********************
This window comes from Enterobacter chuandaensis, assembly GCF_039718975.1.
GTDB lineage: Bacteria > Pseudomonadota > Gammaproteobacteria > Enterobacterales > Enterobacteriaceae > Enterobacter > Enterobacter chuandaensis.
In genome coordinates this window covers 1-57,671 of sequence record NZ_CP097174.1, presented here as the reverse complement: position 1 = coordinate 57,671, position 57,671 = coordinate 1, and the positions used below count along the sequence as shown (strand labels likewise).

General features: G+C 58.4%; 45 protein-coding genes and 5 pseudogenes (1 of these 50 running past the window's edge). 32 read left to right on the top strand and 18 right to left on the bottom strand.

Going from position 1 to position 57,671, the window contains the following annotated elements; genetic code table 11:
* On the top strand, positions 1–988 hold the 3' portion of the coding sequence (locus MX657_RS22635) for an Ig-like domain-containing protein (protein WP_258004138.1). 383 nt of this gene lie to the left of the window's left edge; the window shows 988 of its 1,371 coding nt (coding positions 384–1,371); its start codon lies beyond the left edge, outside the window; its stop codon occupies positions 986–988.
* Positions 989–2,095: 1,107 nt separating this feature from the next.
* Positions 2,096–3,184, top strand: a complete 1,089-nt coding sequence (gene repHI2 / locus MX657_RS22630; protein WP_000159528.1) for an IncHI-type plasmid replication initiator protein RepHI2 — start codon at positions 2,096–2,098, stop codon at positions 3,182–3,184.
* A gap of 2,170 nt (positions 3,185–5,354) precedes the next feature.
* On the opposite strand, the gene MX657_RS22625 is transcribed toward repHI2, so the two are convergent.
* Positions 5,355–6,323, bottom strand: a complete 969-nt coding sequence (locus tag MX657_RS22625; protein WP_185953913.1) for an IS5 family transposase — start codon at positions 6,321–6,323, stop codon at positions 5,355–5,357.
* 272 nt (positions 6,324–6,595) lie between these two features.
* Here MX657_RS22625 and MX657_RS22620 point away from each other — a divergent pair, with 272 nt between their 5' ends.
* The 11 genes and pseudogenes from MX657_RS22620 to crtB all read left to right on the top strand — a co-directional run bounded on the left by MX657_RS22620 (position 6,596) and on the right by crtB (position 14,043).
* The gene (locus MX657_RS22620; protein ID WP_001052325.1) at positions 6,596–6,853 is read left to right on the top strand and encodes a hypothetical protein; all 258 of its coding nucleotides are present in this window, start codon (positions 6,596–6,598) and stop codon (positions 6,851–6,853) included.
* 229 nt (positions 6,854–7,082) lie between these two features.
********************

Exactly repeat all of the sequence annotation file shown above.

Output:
This window comes from Enterobacter chuandaensis, assembly GCF_039718975.1.
GTDB lineage: Bacteria > Pseudomonadota > Gammaproteobacteria > Enterobacterales > Enterobacteriaceae > Enterobacter > Enterobacter chuandaensis.
In genome coordinates this window covers 1-57,671 of sequence record NZ_CP097174.1, presented here as the reverse complement: position 1 = coordinate 57,671, position 57,671 = coordinate 1, and the positions used below count along the sequence as shown (strand labels likewise).

General features: G+C 58.4%; 45 protein-coding genes and 5 pseudogenes (1 of these 50 running past the window's edge). 32 read left to right on the top strand and 18 right to left on the bottom strand.

Going from position 1 to position 57,671, the window contains the following annotated elements; genetic code table 11:
* On the top strand, positions 1–988 hold the 3' portion of the coding sequence (locus MX657_RS22635) for an Ig-like domain-containing protein (protein WP_258004138.1). 383 nt of this gene lie to the left of the window's left edge; the window shows 988 of its 1,371 coding nt (coding positions 384–1,371); its start codon lies beyond the left edge, outside the window; its stop codon occupies positions 986–988.
* Positions 989–2,095: 1,107 nt separating this feature from the next.
* Positions 2,096–3,184, top strand: a complete 1,089-nt coding sequence (gene repHI2 / locus MX657_RS22630; protein WP_000159528.1) for an IncHI-type plasmid replication initiator protein RepHI2 — start codon at positions 2,096–2,098, stop codon at positions 3,182–3,184.
* A gap of 2,170 nt (positions 3,185–5,354) precedes the next feature.
* On the opposite strand, the gene MX657_RS22625 is transcribed toward repHI2, so the two are convergent.
* Positions 5,355–6,323, bottom strand: a complete 969-nt coding sequence (locus tag MX657_RS22625; protein WP_185953913.1) for an IS5 family transposase — start codon at positions 6,321–6,323, stop codon at positions 5,355–5,357.
* 272 nt (positions 6,324–6,595) lie between these two features.
* Here MX657_RS22625 and MX657_RS22620 point away from each other — a divergent pair, with 272 nt between their 5' ends.
* The 11 genes and pseudogenes from MX657_RS22620 to crtB all read left to right on the top strand — a co-directional run bounded on the left by MX657_RS22620 (position 6,596) and on the right by crtB (position 14,043).
* The gene (locus MX657_RS22620; protein ID WP_001052325.1) at positions 6,596–6,853 is read left to right on the top strand and encodes a hypothetical protein; all 258 of its coding nucleotides are present in this window, start codon (positions 6,596–6,598) and stop codon (positions 6,851–6,853) included.
* 229 nt (positions 6,854–7,082) lie between these two features.